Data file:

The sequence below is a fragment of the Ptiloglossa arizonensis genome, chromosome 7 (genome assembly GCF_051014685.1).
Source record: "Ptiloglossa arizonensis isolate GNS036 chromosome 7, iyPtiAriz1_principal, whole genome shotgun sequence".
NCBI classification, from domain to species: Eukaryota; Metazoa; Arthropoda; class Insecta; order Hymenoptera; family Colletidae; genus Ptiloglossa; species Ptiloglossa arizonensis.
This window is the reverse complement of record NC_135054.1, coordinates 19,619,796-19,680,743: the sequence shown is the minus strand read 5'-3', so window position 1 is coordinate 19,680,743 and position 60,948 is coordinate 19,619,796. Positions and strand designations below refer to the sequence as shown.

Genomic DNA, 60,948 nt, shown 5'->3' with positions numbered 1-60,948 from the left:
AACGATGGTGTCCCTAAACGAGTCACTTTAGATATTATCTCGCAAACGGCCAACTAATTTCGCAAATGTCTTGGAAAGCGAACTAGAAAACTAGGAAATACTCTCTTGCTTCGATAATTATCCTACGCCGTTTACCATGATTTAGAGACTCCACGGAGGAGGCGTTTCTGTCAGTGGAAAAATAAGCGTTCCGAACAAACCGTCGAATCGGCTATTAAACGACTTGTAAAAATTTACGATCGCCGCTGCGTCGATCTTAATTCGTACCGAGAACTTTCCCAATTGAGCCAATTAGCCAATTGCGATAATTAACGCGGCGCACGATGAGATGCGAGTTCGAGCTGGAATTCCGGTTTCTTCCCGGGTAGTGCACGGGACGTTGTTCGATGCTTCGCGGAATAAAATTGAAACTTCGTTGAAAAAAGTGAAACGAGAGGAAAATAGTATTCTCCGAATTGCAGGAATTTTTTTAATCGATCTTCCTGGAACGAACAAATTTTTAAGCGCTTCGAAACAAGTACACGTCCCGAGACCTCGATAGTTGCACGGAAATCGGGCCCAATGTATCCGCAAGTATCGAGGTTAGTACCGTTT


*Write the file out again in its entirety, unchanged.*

The sequence below is a fragment of the Ptiloglossa arizonensis genome, chromosome 7 (genome assembly GCF_051014685.1).
Source record: "Ptiloglossa arizonensis isolate GNS036 chromosome 7, iyPtiAriz1_principal, whole genome shotgun sequence".
NCBI classification, from domain to species: Eukaryota; Metazoa; Arthropoda; class Insecta; order Hymenoptera; family Colletidae; genus Ptiloglossa; species Ptiloglossa arizonensis.
This window is the reverse complement of record NC_135054.1, coordinates 19,619,796-19,680,743: the sequence shown is the minus strand read 5'-3', so window position 1 is coordinate 19,680,743 and position 60,948 is coordinate 19,619,796. Positions and strand designations below refer to the sequence as shown.

Genomic DNA, 60,948 nt, shown 5'->3' with positions numbered 1-60,948 from the left:
AACGATGGTGTCCCTAAACGAGTCACTTTAGATATTATCTCGCAAACGGCCAACTAATTTCGCAAATGTCTTGGAAAGCGAACTAGAAAACTAGGAAATACTCTCTTGCTTCGATAATTATCCTACGCCGTTTACCATGATTTAGAGACTCCACGGAGGAGGCGTTTCTGTCAGTGGAAAAATAAGCGTTCCGAACAAACCGTCGAATCGGCTATTAAACGACTTGTAAAAATTTACGATCGCCGCTGCGTCGATCTTAATTCGTACCGAGAACTTTCCCAATTGAGCCAATTAGCCAATTGCGATAATTAACGCGGCGCACGATGAGATGCGAGTTCGAGCTGGAATTCCGGTTTCTTCCCGGGTAGTGCACGGGACGTTGTTCGATGCTTCGCGGAATAAAATTGAAACTTCGTTGAAAAAAGTGAAACGAGAGGAAAATAGTATTCTCCGAATTGCAGGAATTTTTTTAATCGATCTTCCTGGAACGAACAAATTTTTAAGCGCTTCGAAACAAGTACACGTCCCGAGACCTCGATAGTTGCACGGAAATCGGGCCCAATGTATCCGCAAGTATCGAGGTTAGTACCGTTT